Buying your first home conjures up all kinds of warm and fuzzy emotions: pride, joy, contentment.
Here are five creative ways to build your down payment nest egg faster than you may have
1. Ask the Seller to Help (Really!)
When sellers want to a get a deal done quickly, they might be willing to assist buyers with the closing costs. Fewer closing costs = more money you can apply toward your deposit.
“They’re called seller concessions,” says Ray Rodriguez, regional mortgage sales manager for the New York metro area at TD Bank. The Realtor will help you negotiate for something like 2% of the overall sales price in concessions to help with the closing costs.
There are limits on concessions depending on the type of mortgage you get. For FHA mortgages, the cap is 6% of the sale price. For Fannie Mae-guaranteed loans, the caps vary between 3% and 9%,
No matter where they net out, concessions must be part of the purchase contract.
2. Look into Government Options
The U.S. Department of Housing and Urban Development, or HUD, offers a number of home ownership programs, including assistance with down payment and closing costs. These are typically available for people who meet particular income or location requirements. HUD has a list of links by state that direct you to the appropriate page for information about your state.
HUD offers help based on profession as well. If you’re a law enforcement officer, firefighter, teacher, or EMT, you may be eligible under its Good Neighbor Next Door Sales Program for a 50% discount on a house’s HUD-appraised value in “revitalization areas.” Those areas are designated by Congress for home ownership opportunities. And if you qualify for an FHA-insured mortgage under this program, the down payment is only $100; you can even finance the closing costs.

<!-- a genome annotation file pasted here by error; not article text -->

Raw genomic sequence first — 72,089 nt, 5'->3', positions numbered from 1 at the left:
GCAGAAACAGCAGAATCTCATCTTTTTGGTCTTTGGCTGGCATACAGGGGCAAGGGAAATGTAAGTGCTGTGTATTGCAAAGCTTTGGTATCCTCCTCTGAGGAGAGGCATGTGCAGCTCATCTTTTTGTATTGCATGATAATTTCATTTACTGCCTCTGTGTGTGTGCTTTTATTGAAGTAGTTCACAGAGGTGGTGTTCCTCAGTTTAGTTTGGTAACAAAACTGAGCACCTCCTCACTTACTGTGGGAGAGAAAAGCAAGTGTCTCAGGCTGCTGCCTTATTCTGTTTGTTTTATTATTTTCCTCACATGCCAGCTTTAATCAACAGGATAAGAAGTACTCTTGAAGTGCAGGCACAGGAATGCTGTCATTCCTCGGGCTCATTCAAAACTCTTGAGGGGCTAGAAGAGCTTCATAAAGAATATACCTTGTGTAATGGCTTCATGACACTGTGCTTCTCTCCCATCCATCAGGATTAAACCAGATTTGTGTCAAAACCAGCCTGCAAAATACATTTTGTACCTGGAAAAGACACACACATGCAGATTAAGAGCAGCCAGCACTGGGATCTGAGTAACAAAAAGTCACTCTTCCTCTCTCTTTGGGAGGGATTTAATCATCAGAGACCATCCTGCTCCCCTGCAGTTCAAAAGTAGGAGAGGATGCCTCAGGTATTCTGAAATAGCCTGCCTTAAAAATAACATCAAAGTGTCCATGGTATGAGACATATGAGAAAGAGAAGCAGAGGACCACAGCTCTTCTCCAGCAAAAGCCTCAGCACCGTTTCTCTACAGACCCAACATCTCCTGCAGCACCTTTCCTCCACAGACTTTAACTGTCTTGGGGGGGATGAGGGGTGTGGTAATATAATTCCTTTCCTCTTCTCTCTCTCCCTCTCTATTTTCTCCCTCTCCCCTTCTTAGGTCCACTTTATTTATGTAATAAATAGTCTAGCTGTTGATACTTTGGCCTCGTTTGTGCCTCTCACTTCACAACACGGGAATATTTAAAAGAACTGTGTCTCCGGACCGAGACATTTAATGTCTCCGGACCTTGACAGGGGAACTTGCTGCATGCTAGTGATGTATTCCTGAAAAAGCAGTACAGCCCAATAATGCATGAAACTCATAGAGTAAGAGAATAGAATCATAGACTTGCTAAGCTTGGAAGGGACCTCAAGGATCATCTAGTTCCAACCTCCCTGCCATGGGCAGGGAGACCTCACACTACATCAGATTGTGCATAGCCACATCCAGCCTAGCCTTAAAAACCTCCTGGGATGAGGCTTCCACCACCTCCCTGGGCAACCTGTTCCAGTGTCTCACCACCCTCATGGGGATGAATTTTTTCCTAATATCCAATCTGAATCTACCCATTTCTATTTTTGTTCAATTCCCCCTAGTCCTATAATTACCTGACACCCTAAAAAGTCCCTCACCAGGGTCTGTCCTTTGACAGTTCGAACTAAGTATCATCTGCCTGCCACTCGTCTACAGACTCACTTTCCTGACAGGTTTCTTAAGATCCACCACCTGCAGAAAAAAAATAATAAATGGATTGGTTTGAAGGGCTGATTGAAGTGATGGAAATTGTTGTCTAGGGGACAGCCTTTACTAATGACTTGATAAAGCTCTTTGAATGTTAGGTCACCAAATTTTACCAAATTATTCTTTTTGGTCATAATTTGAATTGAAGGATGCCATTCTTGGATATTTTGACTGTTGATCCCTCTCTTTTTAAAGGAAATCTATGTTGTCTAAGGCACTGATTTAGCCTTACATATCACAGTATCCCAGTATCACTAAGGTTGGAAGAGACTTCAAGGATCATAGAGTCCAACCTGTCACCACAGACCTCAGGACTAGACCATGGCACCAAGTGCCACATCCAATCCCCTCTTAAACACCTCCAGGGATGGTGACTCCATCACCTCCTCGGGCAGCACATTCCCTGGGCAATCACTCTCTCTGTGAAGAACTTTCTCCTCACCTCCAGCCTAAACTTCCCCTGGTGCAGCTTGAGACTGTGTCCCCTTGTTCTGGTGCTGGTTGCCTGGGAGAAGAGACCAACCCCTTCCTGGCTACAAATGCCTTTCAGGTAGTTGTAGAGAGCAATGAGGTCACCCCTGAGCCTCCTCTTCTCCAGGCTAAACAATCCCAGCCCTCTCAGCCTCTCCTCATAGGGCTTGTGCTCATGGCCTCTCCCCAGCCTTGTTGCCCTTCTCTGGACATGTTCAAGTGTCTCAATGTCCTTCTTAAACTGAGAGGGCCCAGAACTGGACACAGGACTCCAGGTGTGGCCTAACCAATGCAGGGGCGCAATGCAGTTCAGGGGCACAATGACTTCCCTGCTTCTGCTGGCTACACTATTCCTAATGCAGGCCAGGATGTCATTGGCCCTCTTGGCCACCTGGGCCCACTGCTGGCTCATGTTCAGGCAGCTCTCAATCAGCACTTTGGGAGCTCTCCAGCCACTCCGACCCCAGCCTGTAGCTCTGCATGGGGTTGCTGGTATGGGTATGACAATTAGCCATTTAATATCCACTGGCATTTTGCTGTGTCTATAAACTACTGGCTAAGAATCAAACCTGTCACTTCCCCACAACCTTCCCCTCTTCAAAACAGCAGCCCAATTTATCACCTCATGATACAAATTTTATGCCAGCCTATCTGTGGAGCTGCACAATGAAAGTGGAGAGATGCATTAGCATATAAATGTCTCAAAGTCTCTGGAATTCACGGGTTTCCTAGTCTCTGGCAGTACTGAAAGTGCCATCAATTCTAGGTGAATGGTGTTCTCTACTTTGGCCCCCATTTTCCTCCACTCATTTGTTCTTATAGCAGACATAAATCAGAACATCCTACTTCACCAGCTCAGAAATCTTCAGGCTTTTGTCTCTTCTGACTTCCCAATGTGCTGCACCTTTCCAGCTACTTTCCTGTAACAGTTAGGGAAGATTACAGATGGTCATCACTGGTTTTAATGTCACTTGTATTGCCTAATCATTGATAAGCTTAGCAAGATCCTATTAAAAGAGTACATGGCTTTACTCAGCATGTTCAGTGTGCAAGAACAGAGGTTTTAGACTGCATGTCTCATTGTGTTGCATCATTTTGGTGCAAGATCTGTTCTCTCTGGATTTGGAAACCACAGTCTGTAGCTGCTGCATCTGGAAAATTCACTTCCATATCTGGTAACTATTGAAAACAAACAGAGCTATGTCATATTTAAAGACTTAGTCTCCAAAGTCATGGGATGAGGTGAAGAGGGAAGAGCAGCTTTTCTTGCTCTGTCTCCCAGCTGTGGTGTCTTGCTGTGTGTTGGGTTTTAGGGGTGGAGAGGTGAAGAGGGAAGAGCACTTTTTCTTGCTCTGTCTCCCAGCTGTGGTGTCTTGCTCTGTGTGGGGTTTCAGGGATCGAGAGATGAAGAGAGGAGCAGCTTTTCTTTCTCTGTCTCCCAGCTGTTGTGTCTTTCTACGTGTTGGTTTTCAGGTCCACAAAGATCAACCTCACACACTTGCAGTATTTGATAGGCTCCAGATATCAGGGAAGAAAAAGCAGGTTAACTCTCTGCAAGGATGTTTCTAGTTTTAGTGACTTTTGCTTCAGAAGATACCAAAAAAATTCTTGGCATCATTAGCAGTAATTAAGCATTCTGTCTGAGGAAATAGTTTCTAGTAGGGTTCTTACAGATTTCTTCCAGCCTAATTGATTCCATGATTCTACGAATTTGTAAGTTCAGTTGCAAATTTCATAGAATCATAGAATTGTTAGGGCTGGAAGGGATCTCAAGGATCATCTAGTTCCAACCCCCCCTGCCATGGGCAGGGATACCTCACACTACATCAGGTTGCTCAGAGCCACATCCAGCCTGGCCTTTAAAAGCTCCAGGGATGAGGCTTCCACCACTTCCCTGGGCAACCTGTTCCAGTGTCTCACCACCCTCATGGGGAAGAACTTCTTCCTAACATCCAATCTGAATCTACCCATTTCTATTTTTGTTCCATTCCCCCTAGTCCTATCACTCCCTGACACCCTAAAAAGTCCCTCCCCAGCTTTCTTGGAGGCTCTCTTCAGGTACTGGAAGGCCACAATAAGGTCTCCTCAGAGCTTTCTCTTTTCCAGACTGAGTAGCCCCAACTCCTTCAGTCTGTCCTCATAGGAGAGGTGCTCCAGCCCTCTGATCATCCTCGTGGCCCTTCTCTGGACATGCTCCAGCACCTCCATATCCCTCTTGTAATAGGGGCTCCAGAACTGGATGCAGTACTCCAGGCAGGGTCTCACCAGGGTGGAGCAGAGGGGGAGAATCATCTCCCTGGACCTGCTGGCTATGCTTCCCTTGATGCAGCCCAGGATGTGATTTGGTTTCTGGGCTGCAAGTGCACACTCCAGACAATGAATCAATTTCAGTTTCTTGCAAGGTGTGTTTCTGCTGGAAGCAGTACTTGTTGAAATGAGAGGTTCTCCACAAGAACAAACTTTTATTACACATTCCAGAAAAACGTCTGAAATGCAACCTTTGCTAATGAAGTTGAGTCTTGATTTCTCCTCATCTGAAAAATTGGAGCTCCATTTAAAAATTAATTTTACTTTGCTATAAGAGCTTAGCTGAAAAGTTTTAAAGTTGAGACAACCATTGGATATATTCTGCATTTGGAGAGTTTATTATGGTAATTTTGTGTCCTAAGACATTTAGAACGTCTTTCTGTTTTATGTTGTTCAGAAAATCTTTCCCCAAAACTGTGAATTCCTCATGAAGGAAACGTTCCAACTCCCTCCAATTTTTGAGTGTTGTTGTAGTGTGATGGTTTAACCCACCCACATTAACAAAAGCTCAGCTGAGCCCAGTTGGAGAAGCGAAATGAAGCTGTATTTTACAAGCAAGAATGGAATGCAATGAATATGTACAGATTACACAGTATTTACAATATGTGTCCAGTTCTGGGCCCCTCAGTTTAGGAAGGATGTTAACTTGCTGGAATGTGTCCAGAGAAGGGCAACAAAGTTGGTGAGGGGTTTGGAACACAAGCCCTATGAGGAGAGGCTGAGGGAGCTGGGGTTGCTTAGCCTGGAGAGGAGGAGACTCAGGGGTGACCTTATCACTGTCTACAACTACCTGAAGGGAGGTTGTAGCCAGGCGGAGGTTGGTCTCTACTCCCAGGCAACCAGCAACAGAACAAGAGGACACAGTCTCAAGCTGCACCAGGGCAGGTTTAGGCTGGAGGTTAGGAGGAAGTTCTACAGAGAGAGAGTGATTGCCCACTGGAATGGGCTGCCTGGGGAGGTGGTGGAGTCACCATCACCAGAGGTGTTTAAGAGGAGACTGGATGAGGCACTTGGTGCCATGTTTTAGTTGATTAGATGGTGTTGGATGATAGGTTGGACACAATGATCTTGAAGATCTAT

For veterans, the VA will guarantee part of a home loan through commercial lenders. Often, there’s no down payment or private mortgage insurance required, and the program helps borrowers secure a competitive interest rate.
3. Check with Your Employer
Employer Assisted Housing (EAH) programs help connect low- to moderate-income workers with down payment assistance through their employer.
Ask the human resources or benefits personnel at your employer if the company is part of an EAH program.
4. Take Advantage of Special Lender Programs
Many lenders offer programs to help people buy a home with ZERO and or a small down payment “I would say that the biggest misconception [of home buying] is that you need 20% for the down payment of a house,” says Rodriguez. “There are a lot of programs out there that need a total of 3% or 3.5% down.”
FHA mortgages, for example, can require as little as 3.5%. But bear in mind that there are both upfront and monthly mortgage insurance payments. “The mortgage insurance could add another $300 to your monthly mortgage payment,” Rodriguez says.
Some lender programs go even further. Local Lender offer ZERO Down payment, TD Bank, and BB&T for example, offers a 3% down payment with no mortgage insurance program, and other banks may have similar offerings. “Check with your regional bank,” Rodriguez says. “Maybe they have their own first-time buyer program.”
5. Borrowing from Yourself
Taking out a loan against your 401(k) rather than doing a straight withdrawal is a great way to increase your down payment amount.
While there are a number of ways you can borrow the money needed for a down payment, with a loan against your 401(k) , you will be paying back the principal and interest on the loan to yourself, not to some other bank. Rates are usually comparable to mortgage rates and since the principal is again, borrowed from yourself you have a variety of repayment options, to lump sums.
There’s actually a lot of help available to many first-time buyers who want to achieve their home ownership dreams. All you need to do is a little research, talk to your local Realtor who knows the are and programs available — and start peeking at those home listings!.
Source: House Logic